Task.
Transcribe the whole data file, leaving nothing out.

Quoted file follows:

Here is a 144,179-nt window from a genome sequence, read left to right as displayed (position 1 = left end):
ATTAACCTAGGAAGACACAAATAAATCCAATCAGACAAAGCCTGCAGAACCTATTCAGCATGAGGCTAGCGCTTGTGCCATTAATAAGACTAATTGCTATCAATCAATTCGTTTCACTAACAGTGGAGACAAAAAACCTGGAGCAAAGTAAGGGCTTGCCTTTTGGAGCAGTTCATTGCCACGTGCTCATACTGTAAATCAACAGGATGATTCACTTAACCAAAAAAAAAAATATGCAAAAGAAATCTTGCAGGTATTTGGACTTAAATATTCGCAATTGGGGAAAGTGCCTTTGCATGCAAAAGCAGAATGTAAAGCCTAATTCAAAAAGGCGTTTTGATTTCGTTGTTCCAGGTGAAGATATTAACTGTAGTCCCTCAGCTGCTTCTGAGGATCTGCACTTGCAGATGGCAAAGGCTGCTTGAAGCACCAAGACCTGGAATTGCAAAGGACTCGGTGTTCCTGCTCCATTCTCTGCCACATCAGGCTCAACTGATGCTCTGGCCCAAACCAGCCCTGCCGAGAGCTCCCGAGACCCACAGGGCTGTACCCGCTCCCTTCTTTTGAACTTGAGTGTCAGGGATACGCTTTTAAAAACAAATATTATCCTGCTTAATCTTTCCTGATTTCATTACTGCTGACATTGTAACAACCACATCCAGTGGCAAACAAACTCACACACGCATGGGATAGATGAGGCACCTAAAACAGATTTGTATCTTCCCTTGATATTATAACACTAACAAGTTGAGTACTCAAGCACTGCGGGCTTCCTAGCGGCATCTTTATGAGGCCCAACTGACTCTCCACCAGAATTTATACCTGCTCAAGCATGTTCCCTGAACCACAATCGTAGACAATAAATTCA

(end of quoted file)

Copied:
Here is a 144,179-nt window from a genome sequence, read left to right as displayed (position 1 = left end):
ATTAACCTAGGAAGACACAAATAAATCCAATCAGACAAAGCCTGCAGAACCTATTCAGCATGAGGCTAGCGCTTGTGCCATTAATAAGACTAATTGCTATCAATCAATTCGTTTCACTAACAGTGGAGACAAAAAACCTGGAGCAAAGTAAGGGCTTGCCTTTTGGAGCAGTTCATTGCCACGTGCTCATACTGTAAATCAACAGGATGATTCACTTAACCAAAAAAAAAAATATGCAAAAGAAATCTTGCAGGTATTTGGACTTAAATATTCGCAATTGGGGAAAGTGCCTTTGCATGCAAAAGCAGAATGTAAAGCCTAATTCAAAAAGGCGTTTTGATTTCGTTGTTCCAGGTGAAGATATTAACTGTAGTCCCTCAGCTGCTTCTGAGGATCTGCACTTGCAGATGGCAAAGGCTGCTTGAAGCACCAAGACCTGGAATTGCAAAGGACTCGGTGTTCCTGCTCCATTCTCTGCCACATCAGGCTCAACTGATGCTCTGGCCCAAACCAGCCCTGCCGAGAGCTCCCGAGACCCACAGGGCTGTACCCGCTCCCTTCTTTTGAACTTGAGTGTCAGGGATACGCTTTTAAAAACAAATATTATCCTGCTTAATCTTTCCTGATTTCATTACTGCTGACATTGTAACAACCACATCCAGTGGCAAACAAACTCACACACGCATGGGATAGATGAGGCACCTAAAACAGATTTGTATCTTCCCTTGATATTATAACACTAACAAGTTGAGTACTCAAGCACTGCGGGCTTCCTAGCGGCATCTTTATGAGGCCCAACTGACTCTCCACCAGAATTTATACCTGCTCAAGCATGTTCCCTGAACCACAATCGTAGACAATAAATTCA